Didn't care how much she loved me
didn't know who much she loved me
Knows how much she loved me
I know how much she loved me
You cannot hide from truth...
And you cannot hide from youth
"Hey Travis, you got a white boy's name"
I thought I was.
"But, hey Travis, you got a black boy's mane"
I thought I was.
Guess I never really thought,
But then came that exam
Black, White, Asian, Hispanic, non-Hispanic
Pick a struggle, pick a burden , pick a race.
All this time I though we were human.
But the white boys called me nigger
The black boys called me nigga.
So I figured that's what I became.
Filled in the "black" bubble by my name
And waited for daddy to come back
I had my mom.
And mom was as wise as ten thousand black men
She could not teach me black...
I needed Du Bois,
I needed Carmichael,
I needed Malcolm, Baraka, and Hughes
She could not teach me that
Dad couldn't teach me that
School wouldn't teach me that
So Who's gonna 'teach me black?
The world would teach me that.
Mom had fine sight to see past all colors
But the world sees all colors,
To the world,
I'm just colored!
And the world's not contrite.
But all was right with the world
When we got that call...
Barriers at all.
He was out for good!
Changed his life for good!!
Left them bars for good!!!
He could not stay for good...
I wish he would...
But I had my mom.
And mom worked like a slave for her sons
We were often left alone.
Faced the world alone!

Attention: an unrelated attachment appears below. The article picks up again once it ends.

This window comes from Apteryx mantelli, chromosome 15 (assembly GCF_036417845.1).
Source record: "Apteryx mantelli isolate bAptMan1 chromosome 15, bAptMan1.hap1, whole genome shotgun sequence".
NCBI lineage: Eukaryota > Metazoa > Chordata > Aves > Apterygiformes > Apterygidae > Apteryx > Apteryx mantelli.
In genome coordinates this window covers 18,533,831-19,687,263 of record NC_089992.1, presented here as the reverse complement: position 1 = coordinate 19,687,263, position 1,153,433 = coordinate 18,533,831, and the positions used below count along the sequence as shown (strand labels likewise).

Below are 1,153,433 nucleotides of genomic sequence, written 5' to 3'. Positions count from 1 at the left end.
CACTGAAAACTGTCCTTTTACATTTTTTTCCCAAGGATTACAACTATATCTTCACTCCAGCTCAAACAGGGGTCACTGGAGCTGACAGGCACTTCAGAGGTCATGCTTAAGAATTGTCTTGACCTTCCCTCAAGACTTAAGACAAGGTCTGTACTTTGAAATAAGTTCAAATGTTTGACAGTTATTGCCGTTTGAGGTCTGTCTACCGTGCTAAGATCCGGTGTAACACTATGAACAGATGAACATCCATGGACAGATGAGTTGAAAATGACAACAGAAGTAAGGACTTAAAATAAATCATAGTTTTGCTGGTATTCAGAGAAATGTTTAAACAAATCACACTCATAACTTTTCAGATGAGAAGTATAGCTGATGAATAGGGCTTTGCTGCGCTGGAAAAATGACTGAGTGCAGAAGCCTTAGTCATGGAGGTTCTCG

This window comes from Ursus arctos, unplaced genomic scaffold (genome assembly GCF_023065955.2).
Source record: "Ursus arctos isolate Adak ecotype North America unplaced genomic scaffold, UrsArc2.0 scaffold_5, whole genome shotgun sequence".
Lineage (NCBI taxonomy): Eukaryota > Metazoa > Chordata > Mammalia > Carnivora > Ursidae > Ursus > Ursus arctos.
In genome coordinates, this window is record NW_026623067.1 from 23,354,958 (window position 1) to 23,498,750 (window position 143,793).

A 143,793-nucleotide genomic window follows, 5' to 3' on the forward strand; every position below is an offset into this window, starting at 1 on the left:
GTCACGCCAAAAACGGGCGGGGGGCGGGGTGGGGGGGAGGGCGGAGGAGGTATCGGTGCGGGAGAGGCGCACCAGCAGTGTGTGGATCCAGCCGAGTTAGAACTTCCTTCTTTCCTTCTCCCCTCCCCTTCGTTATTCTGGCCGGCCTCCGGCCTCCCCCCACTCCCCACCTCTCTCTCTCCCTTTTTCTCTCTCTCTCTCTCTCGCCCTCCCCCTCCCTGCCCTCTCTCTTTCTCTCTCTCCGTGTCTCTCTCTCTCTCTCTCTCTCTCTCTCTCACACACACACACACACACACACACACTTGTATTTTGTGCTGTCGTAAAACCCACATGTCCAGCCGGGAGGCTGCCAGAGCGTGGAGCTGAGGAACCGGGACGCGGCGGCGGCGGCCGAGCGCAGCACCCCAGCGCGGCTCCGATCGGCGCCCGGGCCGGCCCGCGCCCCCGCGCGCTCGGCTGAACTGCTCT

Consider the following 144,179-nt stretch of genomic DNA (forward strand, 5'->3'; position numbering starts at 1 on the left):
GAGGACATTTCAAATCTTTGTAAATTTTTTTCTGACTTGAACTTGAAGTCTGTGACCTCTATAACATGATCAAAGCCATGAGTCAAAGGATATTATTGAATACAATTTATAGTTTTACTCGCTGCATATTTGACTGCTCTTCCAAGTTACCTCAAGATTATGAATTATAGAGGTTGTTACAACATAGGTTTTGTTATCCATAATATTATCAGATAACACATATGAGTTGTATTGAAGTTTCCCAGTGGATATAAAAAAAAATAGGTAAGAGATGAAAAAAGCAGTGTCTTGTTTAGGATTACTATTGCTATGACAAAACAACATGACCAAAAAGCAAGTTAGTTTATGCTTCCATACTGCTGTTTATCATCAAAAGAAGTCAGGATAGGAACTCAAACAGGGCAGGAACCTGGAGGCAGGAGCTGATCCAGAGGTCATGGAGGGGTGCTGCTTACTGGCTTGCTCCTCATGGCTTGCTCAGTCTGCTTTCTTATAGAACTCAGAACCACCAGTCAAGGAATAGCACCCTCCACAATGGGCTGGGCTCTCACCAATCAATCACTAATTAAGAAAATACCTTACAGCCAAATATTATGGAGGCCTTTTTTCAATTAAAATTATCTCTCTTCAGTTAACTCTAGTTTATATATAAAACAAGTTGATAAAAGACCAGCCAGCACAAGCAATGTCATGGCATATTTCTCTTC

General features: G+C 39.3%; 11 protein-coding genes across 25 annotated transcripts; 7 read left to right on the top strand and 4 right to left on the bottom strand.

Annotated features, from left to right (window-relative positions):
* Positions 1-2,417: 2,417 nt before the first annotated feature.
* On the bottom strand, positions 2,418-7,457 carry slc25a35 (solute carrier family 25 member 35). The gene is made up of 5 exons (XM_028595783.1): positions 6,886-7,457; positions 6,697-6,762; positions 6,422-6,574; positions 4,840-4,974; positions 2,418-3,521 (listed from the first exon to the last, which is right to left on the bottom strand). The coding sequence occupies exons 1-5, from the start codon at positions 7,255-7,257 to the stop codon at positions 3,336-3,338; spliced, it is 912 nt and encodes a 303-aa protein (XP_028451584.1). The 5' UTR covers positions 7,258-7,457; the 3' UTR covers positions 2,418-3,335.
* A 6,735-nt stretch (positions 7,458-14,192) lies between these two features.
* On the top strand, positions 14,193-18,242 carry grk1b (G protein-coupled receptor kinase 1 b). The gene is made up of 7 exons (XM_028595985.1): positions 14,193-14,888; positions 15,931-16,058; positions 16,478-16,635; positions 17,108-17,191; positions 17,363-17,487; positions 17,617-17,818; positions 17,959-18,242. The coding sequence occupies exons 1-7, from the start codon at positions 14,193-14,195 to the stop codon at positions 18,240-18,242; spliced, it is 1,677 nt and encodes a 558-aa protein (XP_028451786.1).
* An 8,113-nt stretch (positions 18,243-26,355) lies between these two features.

Grew as men alone!!
Found ourselves alone!!!
But alone does not suit all.
And I can remember how small I felt
Seeing big brother melt down,
And succumb to pent-up pain...
You see had dad remained,
I wouldn't have listened
I was stubborn
Mike needed a dad to govern
His growth into a man
Dad was not a man!
And mom was not a man
By no fault of her own.
It's hard being a white woman
Raising two black men alone!
Working two late shifts alone!!
Earning two incomes alone!!!
Cause 'your so called man, left you alone!!!!
But mom was strong...
And I'm so glad I had my mom,
And mom and dad would finally work things out
couldn't change our past.
couldn't erase our past.
couldn't relive our past.
They Couldn't forget our past...
But no one ask.
You see we all have a village
Every village has dark alleys
We would soon forget
Those same dark alleys
Are where we learned to love
Where we learned to care
Where we learned to hope
Where we learned to dream
Where we learned to fight
And where we learned to stand!
Your village made you human.
And you don't always have to love your village